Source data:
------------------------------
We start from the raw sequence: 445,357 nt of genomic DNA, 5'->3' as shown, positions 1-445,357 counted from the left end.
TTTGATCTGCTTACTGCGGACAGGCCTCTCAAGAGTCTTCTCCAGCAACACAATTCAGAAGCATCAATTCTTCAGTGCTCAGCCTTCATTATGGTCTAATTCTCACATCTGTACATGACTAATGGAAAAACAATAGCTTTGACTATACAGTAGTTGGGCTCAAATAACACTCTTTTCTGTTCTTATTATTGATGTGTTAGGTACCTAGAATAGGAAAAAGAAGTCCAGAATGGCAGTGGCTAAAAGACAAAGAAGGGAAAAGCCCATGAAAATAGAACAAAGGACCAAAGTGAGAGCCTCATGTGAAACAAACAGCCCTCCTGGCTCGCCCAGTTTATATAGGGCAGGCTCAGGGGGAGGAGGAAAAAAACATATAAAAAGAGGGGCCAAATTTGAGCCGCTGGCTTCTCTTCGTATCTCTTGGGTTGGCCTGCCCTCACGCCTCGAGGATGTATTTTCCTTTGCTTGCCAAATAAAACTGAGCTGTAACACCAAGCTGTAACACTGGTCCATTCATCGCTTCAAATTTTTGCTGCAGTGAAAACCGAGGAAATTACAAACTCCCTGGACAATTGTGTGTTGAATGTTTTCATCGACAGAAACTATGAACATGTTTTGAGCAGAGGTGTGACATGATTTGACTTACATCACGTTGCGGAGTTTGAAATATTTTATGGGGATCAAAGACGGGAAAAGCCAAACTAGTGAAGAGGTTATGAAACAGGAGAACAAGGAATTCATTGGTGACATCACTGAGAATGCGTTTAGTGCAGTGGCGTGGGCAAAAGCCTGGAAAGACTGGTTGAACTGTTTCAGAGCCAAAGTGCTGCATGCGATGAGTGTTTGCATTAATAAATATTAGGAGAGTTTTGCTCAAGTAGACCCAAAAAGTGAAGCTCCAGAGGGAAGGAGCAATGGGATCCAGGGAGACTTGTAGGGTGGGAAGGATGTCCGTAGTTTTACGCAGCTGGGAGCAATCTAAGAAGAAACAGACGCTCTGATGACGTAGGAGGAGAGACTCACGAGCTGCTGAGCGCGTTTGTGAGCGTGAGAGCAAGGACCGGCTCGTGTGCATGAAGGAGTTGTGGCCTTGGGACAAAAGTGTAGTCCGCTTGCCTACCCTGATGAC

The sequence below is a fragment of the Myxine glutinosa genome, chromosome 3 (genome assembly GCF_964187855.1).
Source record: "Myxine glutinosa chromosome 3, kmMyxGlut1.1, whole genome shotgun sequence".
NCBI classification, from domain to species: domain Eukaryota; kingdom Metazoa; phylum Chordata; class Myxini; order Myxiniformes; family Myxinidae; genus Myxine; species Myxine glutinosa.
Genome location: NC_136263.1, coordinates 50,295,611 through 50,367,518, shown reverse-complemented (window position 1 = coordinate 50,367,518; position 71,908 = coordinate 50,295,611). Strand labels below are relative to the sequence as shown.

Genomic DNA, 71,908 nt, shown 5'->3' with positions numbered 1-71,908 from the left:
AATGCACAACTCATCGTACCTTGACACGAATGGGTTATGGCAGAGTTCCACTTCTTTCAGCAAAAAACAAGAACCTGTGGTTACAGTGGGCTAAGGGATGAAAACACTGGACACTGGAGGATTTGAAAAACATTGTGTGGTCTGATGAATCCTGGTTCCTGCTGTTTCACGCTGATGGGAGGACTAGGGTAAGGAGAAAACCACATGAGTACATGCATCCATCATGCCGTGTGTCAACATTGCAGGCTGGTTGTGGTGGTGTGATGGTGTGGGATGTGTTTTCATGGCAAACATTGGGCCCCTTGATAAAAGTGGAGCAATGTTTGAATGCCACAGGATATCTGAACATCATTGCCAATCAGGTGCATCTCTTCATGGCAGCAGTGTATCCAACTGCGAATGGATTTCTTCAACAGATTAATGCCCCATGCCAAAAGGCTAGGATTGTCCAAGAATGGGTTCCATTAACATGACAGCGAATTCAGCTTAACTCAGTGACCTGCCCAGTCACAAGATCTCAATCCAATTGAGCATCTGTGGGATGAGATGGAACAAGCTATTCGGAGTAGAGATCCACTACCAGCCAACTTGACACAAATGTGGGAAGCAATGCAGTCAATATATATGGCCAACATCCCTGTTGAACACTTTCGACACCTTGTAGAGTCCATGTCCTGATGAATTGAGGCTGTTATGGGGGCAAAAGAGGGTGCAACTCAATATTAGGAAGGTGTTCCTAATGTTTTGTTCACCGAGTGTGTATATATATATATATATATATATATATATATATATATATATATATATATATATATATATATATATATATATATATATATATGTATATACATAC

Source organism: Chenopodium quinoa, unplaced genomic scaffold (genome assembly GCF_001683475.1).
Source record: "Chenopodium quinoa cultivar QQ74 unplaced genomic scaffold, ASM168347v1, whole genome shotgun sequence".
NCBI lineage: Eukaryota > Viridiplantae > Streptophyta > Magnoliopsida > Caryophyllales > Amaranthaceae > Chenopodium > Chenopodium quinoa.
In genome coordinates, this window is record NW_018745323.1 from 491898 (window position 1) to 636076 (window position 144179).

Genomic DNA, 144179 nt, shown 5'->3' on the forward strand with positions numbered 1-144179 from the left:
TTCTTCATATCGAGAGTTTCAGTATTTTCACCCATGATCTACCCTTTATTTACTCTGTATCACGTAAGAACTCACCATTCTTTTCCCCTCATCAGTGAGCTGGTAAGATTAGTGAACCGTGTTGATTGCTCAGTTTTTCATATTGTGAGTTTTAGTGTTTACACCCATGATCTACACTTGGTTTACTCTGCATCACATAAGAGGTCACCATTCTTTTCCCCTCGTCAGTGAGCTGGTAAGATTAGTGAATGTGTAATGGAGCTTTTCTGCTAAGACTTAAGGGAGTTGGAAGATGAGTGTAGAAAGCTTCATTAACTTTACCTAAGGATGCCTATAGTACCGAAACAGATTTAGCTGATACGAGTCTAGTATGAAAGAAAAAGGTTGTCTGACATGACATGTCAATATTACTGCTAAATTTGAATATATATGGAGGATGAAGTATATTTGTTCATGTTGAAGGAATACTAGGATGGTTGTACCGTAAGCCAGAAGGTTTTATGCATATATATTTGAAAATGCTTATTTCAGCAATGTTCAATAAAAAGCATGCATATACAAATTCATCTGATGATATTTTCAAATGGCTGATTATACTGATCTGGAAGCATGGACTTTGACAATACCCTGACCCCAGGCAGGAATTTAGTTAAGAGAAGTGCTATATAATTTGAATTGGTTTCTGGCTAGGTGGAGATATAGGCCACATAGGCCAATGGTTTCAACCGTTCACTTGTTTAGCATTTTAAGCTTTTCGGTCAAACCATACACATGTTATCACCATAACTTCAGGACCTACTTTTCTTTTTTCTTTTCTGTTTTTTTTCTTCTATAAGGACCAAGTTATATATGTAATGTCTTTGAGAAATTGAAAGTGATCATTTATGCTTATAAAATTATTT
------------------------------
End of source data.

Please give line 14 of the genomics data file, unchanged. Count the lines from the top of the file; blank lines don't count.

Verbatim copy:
TTCTTCATATCGAGAGTTTCAGTATTTTCACCCATGATCTACCCTTTATTTACTCTGTATCACGTAAGAACTCACCATTCTTTTCCCCTCATCAGTGAGCTGGTAAGATTAGTGAACCGTGTTGATTGCTCAGTTTTTCATATTGTGAGTTTTAGTGTTTACACCCATGATCTACACTTGGTTTACTCTGCATCACATAAGAGGTCACCATTCTTTTCCCCTCGTCAGTGAGCTGGTAAGATTAGTGAATGTGTAATGGAGCTTTTCTGCTAAGACTTAAGGGAGTTGGAAGATGAGTGTAGAAAGCTTCATTAACTTTACCTAAGGATGCCTATAGTACCGAAACAGATTTAGCTGATACGAGTCTAGTATGAAAGAAAAAGGTTGTCTGACATGACATGTCAATATTACTGCTAAATTTGAATATATATGGAGGATGAAGTATATTTGTTCATGTTGAAGGAATACTAGGATGGTTGTACCGTAAGCCAGAAGGTTTTATGCATATATATTTGAAAATGCTTATTTCAGCAATGTTCAATAAAAAGCATGCATATACAAATTCATCTGATGATATTTTCAAATGGCTGATTATACTGATCTGGAAGCATGGACTTTGACAATACCCTGACCCCAGGCAGGAATTTAGTTAAGAGAAGTGCTATATAATTTGAATTGGTTTCTGGCTAGGTGGAGATATAGGCCACATAGGCCAATGGTTTCAACCGTTCACTTGTTTAGCATTTTAAGCTTTTCGGTCAAACCATACACATGTTATCACCATAACTTCAGGACCTACTTTTCTTTTTTCTTTTCTGTTTTTTTTCTTCTATAAGGACCAAGTTATATATGTAATGTCTTTGAGAAATTGAAAGTGATCATTTATGCTTATAAAATTATTT